The conceit is abetted by the tourist “train” that trundles up from the harbour, halting at the walls of the medieval citadel. Inside, the walkway along the ramparts sparks a trip to the nursery rhyme “I’m the king of the castle”, and the chance to point in amazement at a seagull of such remarkable size that it could be an eagle dipped in white paint. Adjacent, Le Time, on Place du Marche, sells sundaes of such delicious decadence (including a creme brulee glace) that the age gap between father and son melts as fast as the ice cream.
Porto-Vecchio is another delight. There is a discernible chicness to Palombaggia Beach, and a similar sparkle to Plage de Santa Giulia, with its designer sunglasses and its expensive bikinis.
The trend continues in town, where the boutiques on Avenue du Marechal Leclerc mimic the Marais, and the yachts in the marina along Quai Pascal Paoli flutter eyelashes at St Tropez. But there is no snootiness. We set up a lunchtime station at Tropicana, a restaurant on the bay front, where there is a two-course children’s menu for euros 11 (Dh50) featuring chicken nuggets and frites for Hal, and a slab of grilled sea bass (euros 22) and a panorama of fluttering sails for me.
Our wanderings uncover further indications of Corsica’s suitability for family holidays. The exit from the airport immediately throws out the Prokart go-karting course, which is all but signposted from the runway. Our drive up the Route de Bavella serves notice of Xtrem Sud, an adventure park on the shore of the Ospedale reservoir, where young daredevils scurry along ropes slung through the trees. And there is identical amusement for teenagers three miles west of Sainte-Lucie, where A Tyroliana clings to the hillside in a blur of high-wire derring-do.
Hal and I have headed here in search of the Piscines Naturelles de Cavu – rock pools nestled in the craggy terrain – but find ourselves staring upwards at the braver souls scuttling above us as we dangle feet in the sun-warmed water.
Then there is the glorious stretch of coastline, due north of Sainte-Lucie, to which we become quietly addicted. No airs and graces here, but there are plenty of opportunities for flights of fancy.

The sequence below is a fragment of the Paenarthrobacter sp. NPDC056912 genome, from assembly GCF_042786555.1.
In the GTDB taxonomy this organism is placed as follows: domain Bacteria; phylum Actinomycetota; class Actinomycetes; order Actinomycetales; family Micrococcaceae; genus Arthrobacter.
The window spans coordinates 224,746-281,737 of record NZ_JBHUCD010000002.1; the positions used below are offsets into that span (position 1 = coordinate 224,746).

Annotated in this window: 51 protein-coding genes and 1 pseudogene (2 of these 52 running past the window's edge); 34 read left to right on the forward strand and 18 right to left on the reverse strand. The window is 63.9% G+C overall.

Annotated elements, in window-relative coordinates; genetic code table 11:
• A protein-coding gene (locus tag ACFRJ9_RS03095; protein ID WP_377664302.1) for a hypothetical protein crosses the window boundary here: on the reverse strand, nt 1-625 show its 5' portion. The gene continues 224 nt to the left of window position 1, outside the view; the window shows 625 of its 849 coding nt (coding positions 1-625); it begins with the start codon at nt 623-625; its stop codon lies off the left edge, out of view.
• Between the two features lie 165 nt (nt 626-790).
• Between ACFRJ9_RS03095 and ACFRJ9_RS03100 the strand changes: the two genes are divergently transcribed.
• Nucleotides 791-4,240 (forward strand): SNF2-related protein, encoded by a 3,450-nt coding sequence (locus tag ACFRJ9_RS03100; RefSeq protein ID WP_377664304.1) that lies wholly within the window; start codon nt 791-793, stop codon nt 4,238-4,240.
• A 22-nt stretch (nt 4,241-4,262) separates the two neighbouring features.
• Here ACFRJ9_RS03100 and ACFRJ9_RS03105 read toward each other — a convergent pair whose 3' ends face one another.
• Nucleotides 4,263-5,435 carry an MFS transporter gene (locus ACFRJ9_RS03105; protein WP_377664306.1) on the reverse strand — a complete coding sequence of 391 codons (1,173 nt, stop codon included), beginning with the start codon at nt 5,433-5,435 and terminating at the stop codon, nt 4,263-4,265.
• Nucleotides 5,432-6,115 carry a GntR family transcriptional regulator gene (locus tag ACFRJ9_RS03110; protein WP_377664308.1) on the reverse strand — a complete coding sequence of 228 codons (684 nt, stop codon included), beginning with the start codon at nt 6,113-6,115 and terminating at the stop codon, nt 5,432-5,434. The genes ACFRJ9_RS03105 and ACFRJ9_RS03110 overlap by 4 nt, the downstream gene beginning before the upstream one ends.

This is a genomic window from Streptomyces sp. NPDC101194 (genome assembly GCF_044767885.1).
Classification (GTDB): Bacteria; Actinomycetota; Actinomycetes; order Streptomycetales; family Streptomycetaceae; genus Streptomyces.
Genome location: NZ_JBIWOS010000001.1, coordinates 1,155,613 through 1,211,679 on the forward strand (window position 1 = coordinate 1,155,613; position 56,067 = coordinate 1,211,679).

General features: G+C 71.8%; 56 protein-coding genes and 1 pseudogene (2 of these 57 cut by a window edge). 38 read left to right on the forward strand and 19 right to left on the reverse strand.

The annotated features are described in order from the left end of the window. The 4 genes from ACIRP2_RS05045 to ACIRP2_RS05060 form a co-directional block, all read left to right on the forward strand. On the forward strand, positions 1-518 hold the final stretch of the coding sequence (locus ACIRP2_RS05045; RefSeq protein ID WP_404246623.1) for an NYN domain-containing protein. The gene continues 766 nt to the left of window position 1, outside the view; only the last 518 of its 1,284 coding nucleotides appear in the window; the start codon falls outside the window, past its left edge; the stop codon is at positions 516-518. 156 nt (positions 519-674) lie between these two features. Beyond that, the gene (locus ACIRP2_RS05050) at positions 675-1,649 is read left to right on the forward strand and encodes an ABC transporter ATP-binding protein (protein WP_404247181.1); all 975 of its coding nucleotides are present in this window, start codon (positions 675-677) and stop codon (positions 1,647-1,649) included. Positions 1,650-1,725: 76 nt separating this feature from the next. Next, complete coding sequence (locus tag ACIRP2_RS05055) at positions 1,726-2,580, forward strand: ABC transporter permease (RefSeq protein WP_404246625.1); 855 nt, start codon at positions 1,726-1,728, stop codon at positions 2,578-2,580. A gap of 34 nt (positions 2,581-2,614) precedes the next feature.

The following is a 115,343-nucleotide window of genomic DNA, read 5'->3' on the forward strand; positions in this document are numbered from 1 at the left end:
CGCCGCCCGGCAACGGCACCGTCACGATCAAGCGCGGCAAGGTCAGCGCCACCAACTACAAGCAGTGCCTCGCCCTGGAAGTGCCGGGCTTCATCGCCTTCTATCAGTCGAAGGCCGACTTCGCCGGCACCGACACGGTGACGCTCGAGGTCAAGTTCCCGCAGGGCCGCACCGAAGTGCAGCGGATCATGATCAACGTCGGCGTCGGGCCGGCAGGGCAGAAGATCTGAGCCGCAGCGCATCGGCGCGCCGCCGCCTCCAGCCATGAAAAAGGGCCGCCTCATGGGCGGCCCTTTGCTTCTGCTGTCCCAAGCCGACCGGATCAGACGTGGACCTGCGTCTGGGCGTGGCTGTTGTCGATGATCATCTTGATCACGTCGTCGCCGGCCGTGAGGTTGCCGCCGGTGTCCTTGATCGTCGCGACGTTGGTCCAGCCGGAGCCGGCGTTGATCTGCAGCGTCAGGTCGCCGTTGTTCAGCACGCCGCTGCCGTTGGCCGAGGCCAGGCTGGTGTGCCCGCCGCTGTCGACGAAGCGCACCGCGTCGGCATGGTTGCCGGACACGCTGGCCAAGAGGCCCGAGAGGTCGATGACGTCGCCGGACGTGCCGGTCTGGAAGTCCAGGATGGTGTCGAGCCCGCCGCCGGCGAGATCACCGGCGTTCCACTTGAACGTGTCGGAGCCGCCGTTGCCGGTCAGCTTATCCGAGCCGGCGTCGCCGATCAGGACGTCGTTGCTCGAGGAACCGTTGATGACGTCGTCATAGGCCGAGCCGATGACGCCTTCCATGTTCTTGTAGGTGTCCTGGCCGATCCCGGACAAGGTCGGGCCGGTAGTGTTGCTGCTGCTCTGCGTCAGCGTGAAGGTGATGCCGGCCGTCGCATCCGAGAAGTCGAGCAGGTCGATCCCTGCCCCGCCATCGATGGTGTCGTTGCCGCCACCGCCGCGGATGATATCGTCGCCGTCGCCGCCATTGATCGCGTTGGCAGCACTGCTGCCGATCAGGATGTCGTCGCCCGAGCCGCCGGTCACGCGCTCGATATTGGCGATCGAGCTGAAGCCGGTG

The defensive watchtower at Fautea, which still monitors the horizon for enemy ships, is a 16th-century remnant of the era (1284-1729) when Corsica was ruled by the Republic of Genoa. But Hal, with the merest hint of encouragement, comes to see it as a “princess castle” which can be accessed via an exuberant march along a winding path through appropriately thick gorse and undergrowth. That there is no Sleeping Beauty waiting, no icy Elsa – and no ogres on the way – does not seem to matter at our journey’s end.
Tarcu, a hop further north, has a mini-golf course, where 18 gauntlets of trial and error are inventively designed to resemble dolphins, snakes and whales – and therefore conjure an untiring glee that far eclipses the pointlessness of rolling a ball towards a hole.
But our favourite is Favone – a hamlet positioned next to a long strip of soft, clean sand. Here, waves rush to shore with enough zeal for paddling to be a thrilling experience, ever fraught with the giggle-inducing threat of wet shorts – and for a water sports centre to be operating midway along the beach, surfboards propped against its sides to tempt older tourists.
I make a mental note of this for some future summer, then whisk us across the road to La Favone, one of several welcoming eateries pitched in earshot of the waves – where there are pizzas, colouring books, and portions of steak hache.
As the weekend approaches, we realise that the get-up-and-go required to visit even this idyll, eight miles from the villa, is unnecessary.
We slumber in our surroundings, nipping down to A Pizzetta, a food stall in Sainte-Lucie which proffers cheese-heavy margheritas and golden chips. And we drift to Pinarellu, Sainte-Lucie’s seaside companion, where there is another beach, further eateries – and the unexpected joy of Cinema A Ruscana, an open-air big screen, which is showing Cars 3 to a gaggle of juniors.
The incongruity of watching a Disney tale of talking Corvettes in a clearing of Corsican pines does not occur to me until Hal is asleep, dreaming of Lightning McQueen, and I am sitting on the porch thinking that our trip for two could not have gone better.
Getting there Connect to Corsica’s three main airports (Ajaccio, Bastia and Calvi) through France’s big three – Marseille, Nice and Paris. Both Nice and Paris have direct connections with the UAE.